Agents of Change

It makes for a nice story when two men of disparate backgrounds come together to make the world a better place. And that’s just the story Peter May unfolds in his Changing the Course (Rowman & Littlefield, $29.95). The subtitle explains it all: “How Charlie Sifford and Stanley Mosk Integrated the PGA.”

Changing the Course 9781538178010_fcMost readers here will recognize the name of the late Charlie Sifford, the first Black golfer to get his PGA card. Fewer will know of Stanley Mosk, a California lawyer who became the state’s attorney general and later an associate on the state Supreme Court.

Sifford, who grew up poor in Charlotte, North Carolina, found his way to golf in 1934, when as a 12-year-old he began caddying at the Carolina Country Club (which accepted its first black members only ten years ago). The caddies could play on Mondays when the course was closed, and Sifford was soon enough shooting in the 70s. The club pro and owner were allies who urged him to move north where he could hone his game on integrated courses. Which indeed he did, particularly with backing from singer Billy Eckstine, winning his first tournament as a professional in 1951.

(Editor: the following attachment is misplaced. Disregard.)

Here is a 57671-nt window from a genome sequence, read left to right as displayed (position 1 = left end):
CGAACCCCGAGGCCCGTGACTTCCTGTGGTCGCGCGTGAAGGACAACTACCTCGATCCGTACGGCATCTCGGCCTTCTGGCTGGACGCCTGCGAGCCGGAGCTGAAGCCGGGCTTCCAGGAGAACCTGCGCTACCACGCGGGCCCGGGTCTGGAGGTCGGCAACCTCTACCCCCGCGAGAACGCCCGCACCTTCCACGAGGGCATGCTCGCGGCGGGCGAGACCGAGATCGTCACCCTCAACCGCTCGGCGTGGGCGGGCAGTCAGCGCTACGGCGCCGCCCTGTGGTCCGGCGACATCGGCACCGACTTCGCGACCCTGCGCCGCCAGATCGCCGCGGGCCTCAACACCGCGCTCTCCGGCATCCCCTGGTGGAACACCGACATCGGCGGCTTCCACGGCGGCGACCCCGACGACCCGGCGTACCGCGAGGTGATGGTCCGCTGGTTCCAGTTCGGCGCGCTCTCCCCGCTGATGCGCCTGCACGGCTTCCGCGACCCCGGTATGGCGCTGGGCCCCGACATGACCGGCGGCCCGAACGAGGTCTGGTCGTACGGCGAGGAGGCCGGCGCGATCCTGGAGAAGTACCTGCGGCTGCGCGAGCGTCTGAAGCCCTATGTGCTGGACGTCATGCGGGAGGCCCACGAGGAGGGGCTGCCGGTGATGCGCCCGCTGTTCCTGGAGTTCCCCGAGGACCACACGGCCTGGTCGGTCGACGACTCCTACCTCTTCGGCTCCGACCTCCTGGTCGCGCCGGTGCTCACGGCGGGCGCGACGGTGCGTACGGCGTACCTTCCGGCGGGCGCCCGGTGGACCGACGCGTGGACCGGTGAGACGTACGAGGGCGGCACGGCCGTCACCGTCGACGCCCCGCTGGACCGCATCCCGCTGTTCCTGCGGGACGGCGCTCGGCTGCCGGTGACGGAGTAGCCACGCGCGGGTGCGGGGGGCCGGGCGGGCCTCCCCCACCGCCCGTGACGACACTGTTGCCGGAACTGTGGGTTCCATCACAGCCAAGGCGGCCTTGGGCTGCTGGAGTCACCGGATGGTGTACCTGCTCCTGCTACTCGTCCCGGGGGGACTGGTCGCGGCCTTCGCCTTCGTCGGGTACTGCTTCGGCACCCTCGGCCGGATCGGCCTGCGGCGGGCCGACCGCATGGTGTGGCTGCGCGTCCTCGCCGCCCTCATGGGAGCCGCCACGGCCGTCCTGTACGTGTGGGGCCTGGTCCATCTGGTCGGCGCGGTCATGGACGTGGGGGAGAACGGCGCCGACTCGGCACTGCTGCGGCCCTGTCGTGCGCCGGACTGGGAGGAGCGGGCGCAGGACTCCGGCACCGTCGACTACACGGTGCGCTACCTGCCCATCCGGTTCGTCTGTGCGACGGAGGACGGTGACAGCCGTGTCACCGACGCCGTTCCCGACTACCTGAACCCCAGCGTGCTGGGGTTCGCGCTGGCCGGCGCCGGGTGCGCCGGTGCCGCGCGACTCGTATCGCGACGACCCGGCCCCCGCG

Turning professional for Blacks in those days meant playing in UGA tournaments (originally the United Colored Golf Association), functioning not unlike the Negro Leagues in baseball alongside the whites-only professional leagues. The difference being that Jackie Robinson broke baseball’s color line in 1947, whereas the PGA established its “Caucasians Only” clause in 1943. It wasn’t eliminated until 1961, the last mainstream sport to tear down the barriers of segregation.

It was in September 1959, that Mosk, then the California attorney general, was playing tennis at the Hillcrest Country Club. At some point, Eckstine introduced Sifford to Mosk, who was surprised and appalled to hear about the Caucasians Only rule and that Sifford was not a member of the PGA.

It’s not much of a spoiler alert to say that wheels started rotating furiously at that point, that Sifford would break professional golf’s color barrier, that he would eventually win two events on tour, and that he would be enshrined in the World Golf Hall of Fame.

Charlie Sifford

Charlie Sifford

Peter May, whose The Open Question (reviewed in the June-July 2021 issue) took on the controversy over how many U.S. Opens Ben Hogan won, here weaves the stories of Sifford and Mosk together in compelling, mostly alternate chapters, the worlds of golf and politics shooting sparks off each other. There are countless asides and fascinating tidbits in May’s book, but it’s a fast-paced and brisk narrative in how both men were able to do away with what Mosk rightfully called “the obnoxious restriction.”